How Big is My Penis? (And Other Things We Ask Google)

Season 6, Episode 41 This week on Freakonomics Radio: Stephen J. Dubner talks about what gossip is and isn’t; about the characteristics of the people who produce and consume gossip; and about the functions of gossip, good and bad. Plus: what do our online searches say about our true selves? In the real world, everybody lies. […]

How Big is My Penis? (And Other Things We Ask Google)

On the Internet, people say all kinds of things they’d never say aloud — about sex and race, about their true wants and fears. Seth Stephens-Davidowitz has spent years parsing the data. His conclusion: our online searches are the reflection of our true selves. In the real world, everybody lies.

Are Payday Loans Really as Evil as People Say?

Critics — including President Obama — say short-term, high-interest loans are predatory, trapping borrowers in a cycle of debt. But some economists see them as a useful financial instrument for people who need them. As the Consumer Financial Protection Bureau promotes new regulation, we ask: who’s right?

How to Fix a Broken High Schooler, in Four Easy Steps: A New Freakonomics Radio Podcast

Our previous episode -- "Is America's Education Problem Really Just a Teacher Problem?" -- looked at the role of teacher skill in the education equation. But the education equation isn't so simple -- there are a lot of inputs, a lot of variables, a lot of question marks. Our conclusion: sure, it would be great to have a brilliant teacher in every classroom -- but that still doesn't guarantee that every student will be well-educated. Students have to want it; families have to want it. What is a teacher and a school system supposed to do if a lot of its students just don't really care about school?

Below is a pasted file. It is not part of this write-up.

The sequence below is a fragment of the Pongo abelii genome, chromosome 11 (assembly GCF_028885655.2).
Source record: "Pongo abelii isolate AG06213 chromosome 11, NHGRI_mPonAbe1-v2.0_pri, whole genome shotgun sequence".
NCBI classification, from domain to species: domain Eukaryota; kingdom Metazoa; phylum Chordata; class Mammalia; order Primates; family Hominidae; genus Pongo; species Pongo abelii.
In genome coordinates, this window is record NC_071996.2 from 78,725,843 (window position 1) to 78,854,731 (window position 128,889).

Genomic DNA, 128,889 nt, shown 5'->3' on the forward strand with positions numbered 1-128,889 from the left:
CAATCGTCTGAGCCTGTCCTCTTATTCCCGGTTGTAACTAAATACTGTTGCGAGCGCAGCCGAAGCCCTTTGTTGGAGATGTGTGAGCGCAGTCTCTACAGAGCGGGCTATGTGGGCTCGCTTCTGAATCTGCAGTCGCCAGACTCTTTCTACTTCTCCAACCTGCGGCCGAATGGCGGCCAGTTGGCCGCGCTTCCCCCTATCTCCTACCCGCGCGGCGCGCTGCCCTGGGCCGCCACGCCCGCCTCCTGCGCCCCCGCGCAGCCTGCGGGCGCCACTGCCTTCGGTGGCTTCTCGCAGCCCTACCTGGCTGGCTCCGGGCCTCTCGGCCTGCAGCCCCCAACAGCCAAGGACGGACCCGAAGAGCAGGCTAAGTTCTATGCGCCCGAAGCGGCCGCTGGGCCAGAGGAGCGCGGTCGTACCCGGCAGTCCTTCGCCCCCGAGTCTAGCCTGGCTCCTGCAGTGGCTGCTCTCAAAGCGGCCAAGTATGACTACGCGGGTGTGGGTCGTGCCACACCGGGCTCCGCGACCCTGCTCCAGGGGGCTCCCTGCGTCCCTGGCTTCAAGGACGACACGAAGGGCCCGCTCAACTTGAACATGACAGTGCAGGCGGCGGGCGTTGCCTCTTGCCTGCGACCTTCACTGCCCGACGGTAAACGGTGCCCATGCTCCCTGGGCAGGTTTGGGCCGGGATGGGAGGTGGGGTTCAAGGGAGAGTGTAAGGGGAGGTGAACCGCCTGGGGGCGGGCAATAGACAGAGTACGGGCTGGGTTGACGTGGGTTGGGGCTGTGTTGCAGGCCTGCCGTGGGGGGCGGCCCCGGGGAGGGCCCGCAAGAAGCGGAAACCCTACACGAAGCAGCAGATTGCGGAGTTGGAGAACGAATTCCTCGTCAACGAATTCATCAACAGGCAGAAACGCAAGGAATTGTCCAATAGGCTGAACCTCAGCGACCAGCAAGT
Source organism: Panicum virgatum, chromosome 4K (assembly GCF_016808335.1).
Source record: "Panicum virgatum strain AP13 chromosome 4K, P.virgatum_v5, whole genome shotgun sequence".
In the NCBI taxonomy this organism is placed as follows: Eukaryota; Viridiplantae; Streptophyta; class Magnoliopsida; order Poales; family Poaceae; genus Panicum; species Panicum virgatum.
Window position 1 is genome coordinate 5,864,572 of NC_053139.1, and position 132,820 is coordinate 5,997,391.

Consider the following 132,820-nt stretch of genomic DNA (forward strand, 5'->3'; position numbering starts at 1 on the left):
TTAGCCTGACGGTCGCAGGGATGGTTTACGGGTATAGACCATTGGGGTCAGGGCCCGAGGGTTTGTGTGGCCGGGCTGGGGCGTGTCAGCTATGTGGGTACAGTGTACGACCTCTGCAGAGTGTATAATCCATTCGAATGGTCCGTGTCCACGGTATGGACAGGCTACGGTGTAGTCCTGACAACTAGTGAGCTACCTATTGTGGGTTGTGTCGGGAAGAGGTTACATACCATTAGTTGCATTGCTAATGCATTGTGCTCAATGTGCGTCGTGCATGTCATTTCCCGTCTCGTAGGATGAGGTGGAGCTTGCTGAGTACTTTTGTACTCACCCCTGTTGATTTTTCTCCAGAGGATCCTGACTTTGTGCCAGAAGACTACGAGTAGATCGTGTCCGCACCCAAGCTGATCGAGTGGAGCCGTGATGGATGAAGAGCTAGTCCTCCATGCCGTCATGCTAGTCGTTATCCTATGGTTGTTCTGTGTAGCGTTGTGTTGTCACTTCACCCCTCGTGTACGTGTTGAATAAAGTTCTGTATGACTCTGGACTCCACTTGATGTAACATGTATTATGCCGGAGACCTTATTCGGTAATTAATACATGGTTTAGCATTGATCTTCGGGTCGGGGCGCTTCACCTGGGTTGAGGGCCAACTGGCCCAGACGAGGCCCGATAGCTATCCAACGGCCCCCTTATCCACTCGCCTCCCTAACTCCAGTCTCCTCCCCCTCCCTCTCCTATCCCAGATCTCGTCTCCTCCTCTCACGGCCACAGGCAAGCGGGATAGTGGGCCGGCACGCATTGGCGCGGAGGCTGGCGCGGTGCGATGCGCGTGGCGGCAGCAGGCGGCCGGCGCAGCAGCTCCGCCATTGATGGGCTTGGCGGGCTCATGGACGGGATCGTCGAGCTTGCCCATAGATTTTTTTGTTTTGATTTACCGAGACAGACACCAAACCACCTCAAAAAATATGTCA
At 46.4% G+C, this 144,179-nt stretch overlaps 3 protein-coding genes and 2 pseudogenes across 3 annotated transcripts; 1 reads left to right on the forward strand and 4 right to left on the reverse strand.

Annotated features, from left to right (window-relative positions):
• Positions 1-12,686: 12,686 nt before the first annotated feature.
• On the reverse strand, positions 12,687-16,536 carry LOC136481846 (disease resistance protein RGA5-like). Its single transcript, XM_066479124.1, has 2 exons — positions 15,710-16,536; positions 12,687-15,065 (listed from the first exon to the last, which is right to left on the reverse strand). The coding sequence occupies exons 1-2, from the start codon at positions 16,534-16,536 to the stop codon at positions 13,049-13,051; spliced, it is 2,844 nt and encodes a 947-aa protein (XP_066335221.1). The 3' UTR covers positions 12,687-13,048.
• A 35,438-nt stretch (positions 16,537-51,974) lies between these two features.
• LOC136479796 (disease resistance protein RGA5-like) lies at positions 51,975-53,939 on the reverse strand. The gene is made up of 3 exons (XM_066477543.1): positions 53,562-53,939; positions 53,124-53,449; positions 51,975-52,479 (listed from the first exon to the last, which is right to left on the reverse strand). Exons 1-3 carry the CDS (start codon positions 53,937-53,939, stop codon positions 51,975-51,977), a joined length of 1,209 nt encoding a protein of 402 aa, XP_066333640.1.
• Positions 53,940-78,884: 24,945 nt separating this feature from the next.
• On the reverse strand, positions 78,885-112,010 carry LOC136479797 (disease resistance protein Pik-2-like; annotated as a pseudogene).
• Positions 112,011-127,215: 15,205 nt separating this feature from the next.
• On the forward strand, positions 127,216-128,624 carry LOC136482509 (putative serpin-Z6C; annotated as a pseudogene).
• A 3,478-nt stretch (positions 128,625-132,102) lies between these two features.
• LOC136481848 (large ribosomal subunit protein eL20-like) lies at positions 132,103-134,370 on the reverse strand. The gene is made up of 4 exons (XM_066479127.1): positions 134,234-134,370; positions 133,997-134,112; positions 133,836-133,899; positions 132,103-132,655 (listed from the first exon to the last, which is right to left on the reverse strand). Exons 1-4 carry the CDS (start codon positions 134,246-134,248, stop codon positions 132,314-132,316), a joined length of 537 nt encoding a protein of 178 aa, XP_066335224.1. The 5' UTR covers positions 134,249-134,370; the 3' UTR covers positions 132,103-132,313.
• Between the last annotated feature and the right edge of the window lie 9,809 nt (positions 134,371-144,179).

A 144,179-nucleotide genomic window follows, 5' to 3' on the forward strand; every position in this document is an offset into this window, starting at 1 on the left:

That brings us to this week's episode, "How to Fix a Broken High Schooler, in Four Easy Steps." (You can subscribe to the podcast at iTunes or elsewhere, get the RSS feed, or listen via the media player above. You can also read the transcript, which includes credits for the music you’ll hear in the episode.)

It's about a program called Pathways to Education, which came out of a community health center in Regent Park,  a housing project in Toronto. You'll hear from Carolyn Acker, who used to run the center:

Is America’s Education Problem Really Just a Teacher Problem? A New Freakonomics Radio Podcast

We’ve all heard the depressing numbers: when compared to kids from other rich countries, U.S. students aren't doing very well, especially in math, even though we spend more money per student than most other countries. So is the problem here as simple as adding two plus two? Is the problem here that our students aren’t getting very bright simply because … our teachers aren’t very bright?

That's the question we ask in our latest Freakonomics Radio episode. It's called "Is America's Education Problem Really Just a Teacher Problem?" (You can subscribe to the podcast at iTunes, get the RSS feed, or listen via the media player above. You can also read the transcript, which includes credits for the music you’ll hear in the episode.)

The cast of characters:

+ Joel Klein, the former New York City schools chancellor (and head of the U.S. Dept. of Justice's Antitrust Division) who now runs Amplify, a News Corp education-technology startup. Klein's new book is Lessons of Hope: How to Fix Our Schools, which was so informative and impressive that I blurbed it. In its review of the book, Newsweek says that Klein "politely rips the status quo," which is exactly right.